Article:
Russia and Ukraine, Climate Migration, Democracy in Asia: RAND Weekly Recap


RAND Weekly Recap

December 10, 2021

This week, we discuss what could happen if Russia invaded Ukraine; how countries are planning for climate migration; Americans' feelings on vaccine globalism; the state of democracy in Asia; Taiwan's new defense strategy; and marijuana legalization.

Ukrainian Marines take part in multinational Sea Breeze 2021 military exercises involving more than 30 countries near Kherson, Ukraine, July 2, 2021.

Photo by Gleb Garanich/Reuters

If Russia Invaded Ukraine

With a major buildup of Russian troops near the Ukrainian border, concerns are growing that Russia could launch an attack. According to RAND experts, if Russia does invade Ukraine, then its aim will likely be to create “shock and awe” that would overwhelm Ukraine's defenses or will to fight.

But the United States and its NATO allies could react in a way that goes well beyond their response to Russia's 2014 assault on Ukraine. And with substantial help from the West, Ukraine is prepared to mount a formidable resistance.

In sum, the researchers say that the United States, its NATO allies, and Ukraine could impose immediate and painful costs on any Russian invaders. And it might not end there. For many years after, Russia could face reinforced NATO military power.

People walk beside the Padma River as a flood worsens on the outskirts of Dhaka, Bangladesh, July 25, 2020.

Photo by Mohammad Ponir Hossain/Reuters

What Countries Are Doing to Address Climate Migration

As the effects of climate change increase in scope and severity, more and more people will be forced to relocate. A new RAND paper examines how different countries are responding to the growing pressures of climate migration. The findings can provide policymakers with options as they consider how to meet the needs of climate migrants and the communities that host them.

Authorities receive vaccine donations, La Paz, Bolivia, September 26, 2021.

Photo by Josué Antonio Castañeta/Ulan/Pool/Latin American News Agency via Reuters

How Americans Feel About Vaccine Globalism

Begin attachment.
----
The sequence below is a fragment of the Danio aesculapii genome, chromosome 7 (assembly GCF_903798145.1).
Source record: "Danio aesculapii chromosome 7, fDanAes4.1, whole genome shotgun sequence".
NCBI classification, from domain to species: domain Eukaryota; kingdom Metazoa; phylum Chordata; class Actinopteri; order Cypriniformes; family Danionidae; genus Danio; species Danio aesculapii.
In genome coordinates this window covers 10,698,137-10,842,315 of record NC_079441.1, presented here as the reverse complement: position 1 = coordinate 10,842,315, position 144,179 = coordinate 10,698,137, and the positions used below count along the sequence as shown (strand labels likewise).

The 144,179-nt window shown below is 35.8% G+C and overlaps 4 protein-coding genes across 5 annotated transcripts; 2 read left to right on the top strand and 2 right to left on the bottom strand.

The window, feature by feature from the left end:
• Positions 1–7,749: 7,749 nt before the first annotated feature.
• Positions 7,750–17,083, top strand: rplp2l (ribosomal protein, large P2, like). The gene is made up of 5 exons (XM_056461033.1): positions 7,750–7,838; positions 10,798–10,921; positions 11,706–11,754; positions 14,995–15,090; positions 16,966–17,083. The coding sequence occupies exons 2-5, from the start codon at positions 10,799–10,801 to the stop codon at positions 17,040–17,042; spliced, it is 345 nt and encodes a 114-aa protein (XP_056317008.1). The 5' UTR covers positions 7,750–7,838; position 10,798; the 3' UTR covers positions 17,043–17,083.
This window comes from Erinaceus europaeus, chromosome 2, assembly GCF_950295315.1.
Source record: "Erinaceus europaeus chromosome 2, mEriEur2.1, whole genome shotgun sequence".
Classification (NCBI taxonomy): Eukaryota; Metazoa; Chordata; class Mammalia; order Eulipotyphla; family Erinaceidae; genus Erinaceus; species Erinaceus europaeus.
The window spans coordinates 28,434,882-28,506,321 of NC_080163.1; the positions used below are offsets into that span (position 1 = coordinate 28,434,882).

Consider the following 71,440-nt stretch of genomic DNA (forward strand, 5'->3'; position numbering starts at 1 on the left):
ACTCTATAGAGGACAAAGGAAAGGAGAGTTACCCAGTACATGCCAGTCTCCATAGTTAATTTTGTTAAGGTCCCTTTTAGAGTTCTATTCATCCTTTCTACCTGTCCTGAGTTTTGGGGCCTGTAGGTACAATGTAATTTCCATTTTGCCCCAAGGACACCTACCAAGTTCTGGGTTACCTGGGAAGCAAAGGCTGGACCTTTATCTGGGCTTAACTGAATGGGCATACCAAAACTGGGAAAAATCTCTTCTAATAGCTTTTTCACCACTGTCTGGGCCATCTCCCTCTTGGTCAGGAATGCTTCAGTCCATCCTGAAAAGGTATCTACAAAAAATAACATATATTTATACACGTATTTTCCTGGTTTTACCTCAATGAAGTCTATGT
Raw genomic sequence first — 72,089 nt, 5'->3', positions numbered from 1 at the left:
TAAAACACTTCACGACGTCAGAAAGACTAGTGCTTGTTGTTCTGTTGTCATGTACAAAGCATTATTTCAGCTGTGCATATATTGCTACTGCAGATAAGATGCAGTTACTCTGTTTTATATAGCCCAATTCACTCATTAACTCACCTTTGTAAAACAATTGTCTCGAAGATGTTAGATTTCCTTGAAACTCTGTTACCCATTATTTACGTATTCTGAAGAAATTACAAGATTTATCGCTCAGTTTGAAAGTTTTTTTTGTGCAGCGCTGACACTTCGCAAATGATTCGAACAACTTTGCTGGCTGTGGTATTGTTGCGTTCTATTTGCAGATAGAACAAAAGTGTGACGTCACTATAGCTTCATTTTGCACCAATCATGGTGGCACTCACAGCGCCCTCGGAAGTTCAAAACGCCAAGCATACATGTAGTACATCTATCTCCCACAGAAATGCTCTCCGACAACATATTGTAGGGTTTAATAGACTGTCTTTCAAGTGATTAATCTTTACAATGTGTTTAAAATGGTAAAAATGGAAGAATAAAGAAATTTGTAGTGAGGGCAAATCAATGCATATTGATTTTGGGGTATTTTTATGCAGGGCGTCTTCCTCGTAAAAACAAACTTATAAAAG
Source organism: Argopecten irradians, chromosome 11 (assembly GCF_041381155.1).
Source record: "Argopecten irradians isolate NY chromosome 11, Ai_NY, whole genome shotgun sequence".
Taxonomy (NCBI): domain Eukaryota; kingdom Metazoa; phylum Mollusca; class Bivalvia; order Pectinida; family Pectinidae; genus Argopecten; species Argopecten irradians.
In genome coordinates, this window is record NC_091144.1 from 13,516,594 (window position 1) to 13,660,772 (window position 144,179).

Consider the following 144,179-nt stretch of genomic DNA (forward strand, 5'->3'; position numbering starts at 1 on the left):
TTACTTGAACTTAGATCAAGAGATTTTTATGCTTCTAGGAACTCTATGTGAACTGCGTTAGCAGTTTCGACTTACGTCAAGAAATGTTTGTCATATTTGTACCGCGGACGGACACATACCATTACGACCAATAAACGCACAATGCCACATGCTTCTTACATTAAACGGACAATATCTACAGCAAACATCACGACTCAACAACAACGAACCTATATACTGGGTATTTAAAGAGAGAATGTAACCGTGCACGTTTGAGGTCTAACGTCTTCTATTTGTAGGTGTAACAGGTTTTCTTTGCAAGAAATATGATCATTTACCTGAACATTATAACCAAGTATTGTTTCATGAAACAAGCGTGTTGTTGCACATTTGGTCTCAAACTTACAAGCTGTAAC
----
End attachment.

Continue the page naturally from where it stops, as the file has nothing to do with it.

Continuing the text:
The emergence of the Omicron variant has highlighted the ongoing global threat of COVID-19. As the United States considers new plans to share vaccines with other nations, RAND survey data offer insights into American public sentiment. The survey—which took place in September, when the Delta variant was still peaking—shows high support for sharing vaccines. This may reflect recognition of the need to proactively address the pandemic beyond U.S. borders to truly be on the path to recovery.

A woman casts her vote in Port Dickson, Malaysia, October 13, 2018.

Photo by Lai Seng Sin/Reuters

How Stable Is Democracy in Asia?

Asia is the only region in the world where democracy scores have improved over the last two decades. But a new RAND report finds that democracy in Asia remains fragile. This is true for both new and long-established democratic governments. The authors identify several factors associated with this trend, as well as policies that can support democratization.

Republic of China Marine Corps at the Presidential Palace in Taipei, Taiwan, July 6, 2020.

Photo by Wang Yu Ching/CC BY 2.0

What's Behind Taiwan's New Defense Strategy?

Taiwan's strategy for defending against a Chinese attack is not the approach the United States wants. According to RAND's Raymond Kuo, this is because Taipei does not have a clear security commitment from Washington—even though American intervention is essential to any defense. Until such a commitment is secured, Taiwan will always focus on whether the United States “will show up to a fight, rather than how they can best fight together.”

Photo by MmeEmil/Getty Images

Marijuana Legalization: Not a Clear-Cut Decision

Germany recently took a step toward regulating the sale of recreational marijuana. But reforming cannabis policy is not simply a choice between prohibition and legalization, says RAND Europe's Stijn Hoorens. It's crucial to consider the entire supply chain. Early experiences in the United States suggest that it's “extremely difficult to make trade-offs in favor of public health once the genie is out of the bottle,” he says.

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